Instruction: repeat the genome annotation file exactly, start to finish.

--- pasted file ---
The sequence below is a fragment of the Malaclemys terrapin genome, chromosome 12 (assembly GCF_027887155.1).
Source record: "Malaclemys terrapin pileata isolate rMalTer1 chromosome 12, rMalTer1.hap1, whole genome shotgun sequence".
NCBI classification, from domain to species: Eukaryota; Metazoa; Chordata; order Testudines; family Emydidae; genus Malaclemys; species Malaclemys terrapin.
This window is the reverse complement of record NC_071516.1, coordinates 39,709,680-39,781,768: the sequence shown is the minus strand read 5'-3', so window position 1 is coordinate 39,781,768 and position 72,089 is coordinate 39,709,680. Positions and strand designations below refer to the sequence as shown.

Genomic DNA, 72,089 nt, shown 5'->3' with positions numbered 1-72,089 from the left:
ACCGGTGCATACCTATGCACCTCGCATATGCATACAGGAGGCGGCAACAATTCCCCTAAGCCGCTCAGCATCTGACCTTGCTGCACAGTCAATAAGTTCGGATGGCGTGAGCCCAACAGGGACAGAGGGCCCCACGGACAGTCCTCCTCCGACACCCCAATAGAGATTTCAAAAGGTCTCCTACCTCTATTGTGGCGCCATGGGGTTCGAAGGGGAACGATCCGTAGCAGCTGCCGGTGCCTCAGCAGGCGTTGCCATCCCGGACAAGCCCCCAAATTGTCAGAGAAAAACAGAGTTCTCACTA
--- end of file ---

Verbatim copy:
The sequence below is a fragment of the Malaclemys terrapin genome, chromosome 12 (assembly GCF_027887155.1).
Source record: "Malaclemys terrapin pileata isolate rMalTer1 chromosome 12, rMalTer1.hap1, whole genome shotgun sequence".
NCBI classification, from domain to species: Eukaryota; Metazoa; Chordata; order Testudines; family Emydidae; genus Malaclemys; species Malaclemys terrapin.
This window is the reverse complement of record NC_071516.1, coordinates 39,709,680-39,781,768: the sequence shown is the minus strand read 5'-3', so window position 1 is coordinate 39,781,768 and position 72,089 is coordinate 39,709,680. Positions and strand designations below refer to the sequence as shown.

Genomic DNA, 72,089 nt, shown 5'->3' with positions numbered 1-72,089 from the left:
ACCGGTGCATACCTATGCACCTCGCATATGCATACAGGAGGCGGCAACAATTCCCCTAAGCCGCTCAGCATCTGACCTTGCTGCACAGTCAATAAGTTCGGATGGCGTGAGCCCAACAGGGACAGAGGGCCCCACGGACAGTCCTCCTCCGACACCCCAATAGAGATTTCAAAAGGTCTCCTACCTCTATTGTGGCGCCATGGGGTTCGAAGGGGAACGATCCGTAGCAGCTGCCGGTGCCTCAGCAGGCGTTGCCATCCCGGACAAGCCCCCAAATTGTCAGAGAAAAACAGAGTTCTCACTA